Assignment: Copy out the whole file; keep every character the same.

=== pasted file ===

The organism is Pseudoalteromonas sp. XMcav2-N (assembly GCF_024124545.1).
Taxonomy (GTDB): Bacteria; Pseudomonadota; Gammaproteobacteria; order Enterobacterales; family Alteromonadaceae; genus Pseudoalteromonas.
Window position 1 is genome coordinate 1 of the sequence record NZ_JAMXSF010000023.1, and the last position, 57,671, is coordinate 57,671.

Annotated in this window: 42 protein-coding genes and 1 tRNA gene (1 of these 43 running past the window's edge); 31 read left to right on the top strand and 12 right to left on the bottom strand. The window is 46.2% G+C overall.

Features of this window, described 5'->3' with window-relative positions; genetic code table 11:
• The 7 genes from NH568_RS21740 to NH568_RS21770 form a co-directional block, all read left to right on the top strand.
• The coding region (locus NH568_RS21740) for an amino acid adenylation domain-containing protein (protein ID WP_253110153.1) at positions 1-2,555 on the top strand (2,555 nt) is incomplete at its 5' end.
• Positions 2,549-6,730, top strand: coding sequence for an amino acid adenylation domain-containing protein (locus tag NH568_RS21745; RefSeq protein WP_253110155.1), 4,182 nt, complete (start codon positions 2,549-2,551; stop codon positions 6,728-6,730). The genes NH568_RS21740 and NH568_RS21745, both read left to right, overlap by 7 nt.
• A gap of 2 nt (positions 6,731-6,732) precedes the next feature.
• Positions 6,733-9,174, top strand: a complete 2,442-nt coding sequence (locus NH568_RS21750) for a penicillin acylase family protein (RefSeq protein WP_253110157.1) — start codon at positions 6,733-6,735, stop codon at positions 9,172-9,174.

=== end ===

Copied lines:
The organism is Pseudoalteromonas sp. XMcav2-N (assembly GCF_024124545.1).
Taxonomy (GTDB): Bacteria; Pseudomonadota; Gammaproteobacteria; order Enterobacterales; family Alteromonadaceae; genus Pseudoalteromonas.
Window position 1 is genome coordinate 1 of the sequence record NZ_JAMXSF010000023.1, and the last position, 57,671, is coordinate 57,671.

Annotated in this window: 42 protein-coding genes and 1 tRNA gene (1 of these 43 running past the window's edge); 31 read left to right on the top strand and 12 right to left on the bottom strand. The window is 46.2% G+C overall.

Features of this window, described 5'->3' with window-relative positions; genetic code table 11:
• The 7 genes from NH568_RS21740 to NH568_RS21770 form a co-directional block, all read left to right on the top strand.
• The coding region (locus NH568_RS21740) for an amino acid adenylation domain-containing protein (protein ID WP_253110153.1) at positions 1-2,555 on the top strand (2,555 nt) is incomplete at its 5' end.
• Positions 2,549-6,730, top strand: coding sequence for an amino acid adenylation domain-containing protein (locus tag NH568_RS21745; RefSeq protein WP_253110155.1), 4,182 nt, complete (start codon positions 2,549-2,551; stop codon positions 6,728-6,730). The genes NH568_RS21740 and NH568_RS21745, both read left to right, overlap by 7 nt.
• A gap of 2 nt (positions 6,731-6,732) precedes the next feature.
• Positions 6,733-9,174, top strand: a complete 2,442-nt coding sequence (locus NH568_RS21750) for a penicillin acylase family protein (RefSeq protein WP_253110157.1) — start codon at positions 6,733-6,735, stop codon at positions 9,172-9,174.